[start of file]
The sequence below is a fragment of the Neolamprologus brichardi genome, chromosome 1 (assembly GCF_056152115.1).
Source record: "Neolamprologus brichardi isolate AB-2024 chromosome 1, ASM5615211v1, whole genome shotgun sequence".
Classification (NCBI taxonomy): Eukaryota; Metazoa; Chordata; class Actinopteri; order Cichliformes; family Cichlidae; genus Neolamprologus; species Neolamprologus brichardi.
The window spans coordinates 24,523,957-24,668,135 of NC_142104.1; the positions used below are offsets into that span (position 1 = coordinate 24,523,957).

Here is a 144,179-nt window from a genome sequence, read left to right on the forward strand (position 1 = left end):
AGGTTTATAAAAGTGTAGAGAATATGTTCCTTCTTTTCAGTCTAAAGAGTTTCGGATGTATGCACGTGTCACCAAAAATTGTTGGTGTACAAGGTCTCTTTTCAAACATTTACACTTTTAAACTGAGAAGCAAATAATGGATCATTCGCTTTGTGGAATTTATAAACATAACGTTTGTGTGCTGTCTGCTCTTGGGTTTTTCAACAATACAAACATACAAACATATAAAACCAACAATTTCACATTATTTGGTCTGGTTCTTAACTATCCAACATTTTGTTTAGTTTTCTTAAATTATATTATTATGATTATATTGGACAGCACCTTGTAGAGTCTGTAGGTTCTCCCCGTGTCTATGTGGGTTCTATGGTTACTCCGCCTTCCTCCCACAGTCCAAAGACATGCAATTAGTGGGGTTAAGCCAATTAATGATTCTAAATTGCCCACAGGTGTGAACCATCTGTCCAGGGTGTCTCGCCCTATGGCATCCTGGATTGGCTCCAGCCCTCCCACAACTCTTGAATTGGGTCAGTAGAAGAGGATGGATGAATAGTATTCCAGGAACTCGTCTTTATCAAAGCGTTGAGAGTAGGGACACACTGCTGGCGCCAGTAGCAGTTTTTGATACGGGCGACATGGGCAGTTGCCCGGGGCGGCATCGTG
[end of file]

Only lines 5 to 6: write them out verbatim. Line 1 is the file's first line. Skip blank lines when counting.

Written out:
Here is a 144,179-nt window from a genome sequence, read left to right on the forward strand (position 1 = left end):
AGGTTTATAAAAGTGTAGAGAATATGTTCCTTCTTTTCAGTCTAAAGAGTTTCGGATGTATGCACGTGTCACCAAAAATTGTTGGTGTACAAGGTCTCTTTTCAAACATTTACACTTTTAAACTGAGAAGCAAATAATGGATCATTCGCTTTGTGGAATTTATAAACATAACGTTTGTGTGCTGTCTGCTCTTGGGTTTTTCAACAATACAAACATACAAACATATAAAACCAACAATTTCACATTATTTGGTCTGGTTCTTAACTATCCAACATTTTGTTTAGTTTTCTTAAATTATATTATTATGATTATATTGGACAGCACCTTGTAGAGTCTGTAGGTTCTCCCCGTGTCTATGTGGGTTCTATGGTTACTCCGCCTTCCTCCCACAGTCCAAAGACATGCAATTAGTGGGGTTAAGCCAATTAATGATTCTAAATTGCCCACAGGTGTGAACCATCTGTCCAGGGTGTCTCGCCCTATGGCATCCTGGATTGGCTCCAGCCCTCCCACAACTCTTGAATTGGGTCAGTAGAAGAGGATGGATGAATAGTATTCCAGGAACTCGTCTTTATCAAAGCGTTGAGAGTAGGGACACACTGCTGGCGCCAGTAGCAGTTTTTGATACGGGCGACATGGGCAGTTGCCCGGGGCGGCATCGTG